And reader does *not* know in advance that it's going to be preempted.

Chris Thomasson

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Jun 21, 2007, 10:05:14 AM6/21/07
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"Dmitriy Vyukov" <dvy...@gmail.com> wrote in message
news:1182433442....@g37g2000prf.googlegroups.com...

> On Jun 21, 5:22 pm, Dmitriy Vyukov <dvyu...@gmail.com> wrote:
>
> Why subject periodically changed to 'symmetric rw_mutex'? I don't do
> this! It seems some bug in Google.Groups...

Strange; on my newsreader, it appears as:

'?symmetric rw_mutex'

on google, it appears like it should appear: ? == A.

Chris Thomasson

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Jun 21, 2007, 10:11:55 AM6/21/07
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"Zeljko Vrba" <zvrba....@ieee-sb1.cc.fer.hr> wrote in message
news:slrnf7l0m1...@ieee-sb1.cc.fer.hr...

That's one possible scenario in which automatic epoch detection comes in
handy. Of course, this is why any automatic detection is usually 100%
non-portable... Well, I guess a signal-based algorithm I developed can make
it "more" portable wrt operating systems other than Windows. On windows, the
most portable automatic algorithm I can come up with involves using the
undocumented native Nt API, or using an SEH hack.

As for blocking, I was thinking of calls to an abstract i/o read function
that is implemented by a third-party which can decide to block the calling
thread until it has something to read...

Dmitriy Vyukov

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Jun 21, 2007, 10:08:30 AM6/21/07
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On Jun 21, 5:51 pm, "Chris Thomasson" <cris...@comcast.net> wrote:

> Well, I was talking about the possibility of readers blocking unexpectedly
> on something. You seem to be suggesting that readers have to have prior
> knowledge of exactly where and when they will be blocking. Am I way off base
> here? I think I understand your idea about 99%... Good job.

Yes, this is the weak place.
And this is why I name it 'Asymmetric'. Because it moves priority to
readers even more. And this permits readers to work w/o membars.
And if this happens (reader go to sleep unexpectedly) nothing really
horrible doesn't happen, writer just will wait for the reader.
And this can happen with classical rw_mutex too if reader will go to
sleep unexpectedly in critical section.


Dmitriy V'jukov

Chris Thomasson

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Jun 21, 2007, 10:13:56 AM6/21/07
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[...]

> As for blocking, I was thinking of calls to an abstract i/o read function
> that is implemented by a third-party which can decide to block the calling
> thread until it has something to read...

In other words, the call to the i/o function could just block without
informing your thread ahead of time.

Dmitriy Vyukov

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Jun 21, 2007, 10:10:33 AM6/21/07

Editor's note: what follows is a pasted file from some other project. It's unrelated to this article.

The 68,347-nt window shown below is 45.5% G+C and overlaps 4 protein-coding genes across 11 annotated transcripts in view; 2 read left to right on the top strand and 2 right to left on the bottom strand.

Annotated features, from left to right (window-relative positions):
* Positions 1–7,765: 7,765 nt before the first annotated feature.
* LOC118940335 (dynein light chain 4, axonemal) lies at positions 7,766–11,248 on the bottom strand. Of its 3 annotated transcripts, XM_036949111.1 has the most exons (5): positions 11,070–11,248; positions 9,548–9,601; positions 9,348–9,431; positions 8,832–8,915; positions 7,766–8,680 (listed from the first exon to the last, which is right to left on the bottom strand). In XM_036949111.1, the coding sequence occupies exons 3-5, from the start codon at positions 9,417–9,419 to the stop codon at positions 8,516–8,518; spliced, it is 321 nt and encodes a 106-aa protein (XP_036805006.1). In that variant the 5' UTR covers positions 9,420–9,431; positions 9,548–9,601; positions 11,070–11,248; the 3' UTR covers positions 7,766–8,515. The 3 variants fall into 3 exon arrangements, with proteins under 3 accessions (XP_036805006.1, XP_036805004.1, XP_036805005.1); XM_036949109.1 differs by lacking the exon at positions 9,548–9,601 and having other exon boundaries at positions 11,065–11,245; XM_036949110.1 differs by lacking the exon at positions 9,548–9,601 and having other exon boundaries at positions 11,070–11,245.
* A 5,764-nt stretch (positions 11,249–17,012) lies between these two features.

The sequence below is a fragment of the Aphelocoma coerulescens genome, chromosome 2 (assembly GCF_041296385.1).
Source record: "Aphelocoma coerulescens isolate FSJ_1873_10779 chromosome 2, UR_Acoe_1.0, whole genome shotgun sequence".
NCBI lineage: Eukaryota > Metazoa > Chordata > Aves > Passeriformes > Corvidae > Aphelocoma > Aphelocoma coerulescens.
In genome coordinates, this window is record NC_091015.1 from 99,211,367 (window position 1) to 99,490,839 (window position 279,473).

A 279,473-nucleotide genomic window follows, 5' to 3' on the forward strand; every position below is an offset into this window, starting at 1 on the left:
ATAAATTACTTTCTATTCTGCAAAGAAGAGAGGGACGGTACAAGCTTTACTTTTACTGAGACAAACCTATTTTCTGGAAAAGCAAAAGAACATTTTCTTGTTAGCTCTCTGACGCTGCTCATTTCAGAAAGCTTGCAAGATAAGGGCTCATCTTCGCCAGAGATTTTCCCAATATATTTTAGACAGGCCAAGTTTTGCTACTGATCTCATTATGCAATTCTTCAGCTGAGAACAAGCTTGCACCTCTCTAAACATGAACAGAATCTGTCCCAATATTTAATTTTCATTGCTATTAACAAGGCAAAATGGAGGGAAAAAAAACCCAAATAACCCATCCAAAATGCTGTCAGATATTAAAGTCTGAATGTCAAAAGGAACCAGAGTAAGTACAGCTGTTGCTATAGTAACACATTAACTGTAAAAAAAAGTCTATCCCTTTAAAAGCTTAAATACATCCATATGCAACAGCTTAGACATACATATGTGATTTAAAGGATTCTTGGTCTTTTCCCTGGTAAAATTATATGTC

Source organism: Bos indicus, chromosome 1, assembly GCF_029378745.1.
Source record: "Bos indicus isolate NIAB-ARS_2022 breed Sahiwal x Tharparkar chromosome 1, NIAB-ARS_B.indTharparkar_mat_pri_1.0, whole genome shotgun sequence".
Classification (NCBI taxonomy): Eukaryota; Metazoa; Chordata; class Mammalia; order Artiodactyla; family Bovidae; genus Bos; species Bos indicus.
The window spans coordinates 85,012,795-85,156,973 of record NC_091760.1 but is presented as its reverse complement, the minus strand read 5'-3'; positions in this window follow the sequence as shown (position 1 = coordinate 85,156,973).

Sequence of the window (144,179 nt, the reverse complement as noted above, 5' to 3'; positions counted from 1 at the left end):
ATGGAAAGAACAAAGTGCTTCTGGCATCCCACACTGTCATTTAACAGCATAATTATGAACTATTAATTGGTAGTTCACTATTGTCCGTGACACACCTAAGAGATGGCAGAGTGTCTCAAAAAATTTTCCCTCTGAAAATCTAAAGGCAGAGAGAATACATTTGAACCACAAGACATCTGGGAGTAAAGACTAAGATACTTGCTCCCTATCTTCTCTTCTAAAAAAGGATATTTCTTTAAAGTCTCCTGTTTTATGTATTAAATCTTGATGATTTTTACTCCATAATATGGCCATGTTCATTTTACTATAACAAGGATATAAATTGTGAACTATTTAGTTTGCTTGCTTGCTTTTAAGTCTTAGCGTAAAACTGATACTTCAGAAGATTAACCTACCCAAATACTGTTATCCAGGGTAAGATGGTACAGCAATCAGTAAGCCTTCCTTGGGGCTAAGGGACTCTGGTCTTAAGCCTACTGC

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On Jun 21, 5:53 pm, Zeljko Vrba <zvrba.nos...@ieee-sb1.cc.fer.hr>
wrote:

> What if the OS scheduler suspends the reader for indeterminate amount of time?
> And reader does *not* know in advance that it's going to be preempted.

Please see the answer here:
http://groups.google.com/group/comp.programming.threads/msg/12c17873bc153761?hl=en&


Dmitriy V'jukov

Dmitriy Vyukov

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Jun 21, 2007, 10:12:46 AM6/21/07
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This can be handled be explicitly unregister reader before call to
suspicious function.


Dmitriy V'jukov

Chris Thomasson

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Jun 21, 2007, 10:20:48 AM6/21/07
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"Dmitriy Vyukov" <dvy...@gmail.com> wrote in message
news:1182434910....@a26g2000pre.googlegroups.com...

> On Jun 21, 5:51 pm, "Chris Thomasson" <cris...@comcast.net> wrote:
>
>> Well, I was talking about the possibility of readers blocking
>> unexpectedly
>> on something.
[...]

> Yes, this is the weak place.
[...]

> And this can happen with classical rw_mutex too if reader will go to
> sleep unexpectedly in critical section.

Well, this is one of the reasons why you never "should" be calling any
function(s) that have the possibility of blocking the calling thread within
any critical-section... The blocking could be unexpected and the total time
of blocking could possibly be long, medium, short, or whatever... Humm, I
think you need to clarify the usage pattern and caveats...

Chris Thomasson

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Jun 21, 2007, 10:21:29 AM6/21/07
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"Dmitriy Vyukov" <dvy...@gmail.com> wrote in message
news:1182435166.9...@d30g2000prg.googlegroups.com...

Yup. That would work for sure.

Chris Thomasson

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Jun 21, 2007, 10:26:01 AM6/21/07
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"Dmitriy Vyukov" <dvy...@gmail.com> wrote in message
news:1182431753.5...@d30g2000prg.googlegroups.com...

> On Jun 21, 4:11 pm, "Chris Thomasson" <cris...@comcast.net> wrote:
>
>> Isn't that arch dependent behavior?
>
> It must work on x86. I am not sure about others. But I think it must
> work.

You could just use an explicit load-style barrier call if in doubt.

>> Humm... I think it depends on:
>>
>> wait_for_all_readers_notifications();
>> writer_pending = false;
>>
>> A load to writer_pending could get reordered.. I think its similar
>> situation
>> wrt using a DCL algorithm with an extra level of indirection (e.g., a
>> flag
>> that says the pointer has been stored to).

[...]

> I rely on control-dependency...
> If this is the problem and we need #LoadLoad here then maybe we can
> make the same thing like in DCL w/o an extra level of indirection.